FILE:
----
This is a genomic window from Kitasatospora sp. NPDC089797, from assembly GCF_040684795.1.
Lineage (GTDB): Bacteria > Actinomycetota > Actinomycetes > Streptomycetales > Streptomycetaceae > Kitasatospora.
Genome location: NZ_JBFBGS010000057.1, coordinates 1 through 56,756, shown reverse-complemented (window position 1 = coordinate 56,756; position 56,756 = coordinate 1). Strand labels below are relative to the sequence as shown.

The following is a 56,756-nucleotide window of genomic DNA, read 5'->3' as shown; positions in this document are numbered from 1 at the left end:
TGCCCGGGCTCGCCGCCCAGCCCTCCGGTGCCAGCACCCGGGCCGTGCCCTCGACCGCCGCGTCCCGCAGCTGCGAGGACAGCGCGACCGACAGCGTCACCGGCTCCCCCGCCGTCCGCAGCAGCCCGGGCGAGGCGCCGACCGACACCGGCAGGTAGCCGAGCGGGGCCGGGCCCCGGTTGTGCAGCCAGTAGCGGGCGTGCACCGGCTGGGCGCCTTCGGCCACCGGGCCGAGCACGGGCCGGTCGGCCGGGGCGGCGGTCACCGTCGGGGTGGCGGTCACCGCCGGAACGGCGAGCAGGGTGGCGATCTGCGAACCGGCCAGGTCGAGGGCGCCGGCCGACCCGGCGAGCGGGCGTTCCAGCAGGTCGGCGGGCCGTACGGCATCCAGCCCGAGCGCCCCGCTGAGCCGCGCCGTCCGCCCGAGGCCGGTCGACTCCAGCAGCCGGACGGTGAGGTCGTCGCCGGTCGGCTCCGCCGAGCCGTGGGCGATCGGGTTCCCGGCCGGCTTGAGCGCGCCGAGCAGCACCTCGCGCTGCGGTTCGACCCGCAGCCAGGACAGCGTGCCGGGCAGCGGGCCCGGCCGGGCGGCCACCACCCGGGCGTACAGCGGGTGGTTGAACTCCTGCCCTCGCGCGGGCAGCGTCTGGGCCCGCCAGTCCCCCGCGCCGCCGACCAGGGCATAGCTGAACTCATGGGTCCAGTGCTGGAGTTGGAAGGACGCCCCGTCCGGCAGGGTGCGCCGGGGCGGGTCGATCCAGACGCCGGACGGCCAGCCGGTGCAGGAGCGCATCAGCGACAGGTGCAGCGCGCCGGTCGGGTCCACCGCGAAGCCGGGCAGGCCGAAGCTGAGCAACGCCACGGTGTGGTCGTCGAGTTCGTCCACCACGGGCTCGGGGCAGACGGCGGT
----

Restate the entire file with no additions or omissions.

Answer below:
This is a genomic window from Kitasatospora sp. NPDC089797, from assembly GCF_040684795.1.
Lineage (GTDB): Bacteria > Actinomycetota > Actinomycetes > Streptomycetales > Streptomycetaceae > Kitasatospora.
Genome location: NZ_JBFBGS010000057.1, coordinates 1 through 56,756, shown reverse-complemented (window position 1 = coordinate 56,756; position 56,756 = coordinate 1). Strand labels below are relative to the sequence as shown.

The following is a 56,756-nucleotide window of genomic DNA, read 5'->3' as shown; positions in this document are numbered from 1 at the left end:
TGCCCGGGCTCGCCGCCCAGCCCTCCGGTGCCAGCACCCGGGCCGTGCCCTCGACCGCCGCGTCCCGCAGCTGCGAGGACAGCGCGACCGACAGCGTCACCGGCTCCCCCGCCGTCCGCAGCAGCCCGGGCGAGGCGCCGACCGACACCGGCAGGTAGCCGAGCGGGGCCGGGCCCCGGTTGTGCAGCCAGTAGCGGGCGTGCACCGGCTGGGCGCCTTCGGCCACCGGGCCGAGCACGGGCCGGTCGGCCGGGGCGGCGGTCACCGTCGGGGTGGCGGTCACCGCCGGAACGGCGAGCAGGGTGGCGATCTGCGAACCGGCCAGGTCGAGGGCGCCGGCCGACCCGGCGAGCGGGCGTTCCAGCAGGTCGGCGGGCCGTACGGCATCCAGCCCGAGCGCCCCGCTGAGCCGCGCCGTCCGCCCGAGGCCGGTCGACTCCAGCAGCCGGACGGTGAGGTCGTCGCCGGTCGGCTCCGCCGAGCCGTGGGCGATCGGGTTCCCGGCCGGCTTGAGCGCGCCGAGCAGCACCTCGCGCTGCGGTTCGACCCGCAGCCAGGACAGCGTGCCGGGCAGCGGGCCCGGCCGGGCGGCCACCACCCGGGCGTACAGCGGGTGGTTGAACTCCTGCCCTCGCGCGGGCAGCGTCTGGGCCCGCCAGTCCCCCGCGCCGCCGACCAGGGCATAGCTGAACTCATGGGTCCAGTGCTGGAGTTGGAAGGACGCCCCGTCCGGCAGGGTGCGCCGGGGCGGGTCGATCCAGACGCCGGACGGCCAGCCGGTGCAGGAGCGCATCAGCGACAGGTGCAGCGCGCCGGTCGGGTCCACCGCGAAGCCGGGCAGGCCGAAGCTGAGCAACGCCACGGTGTGGTCGTCGAGTTCGTCCACCACGGGCTCGGGGCAGACGGCGGT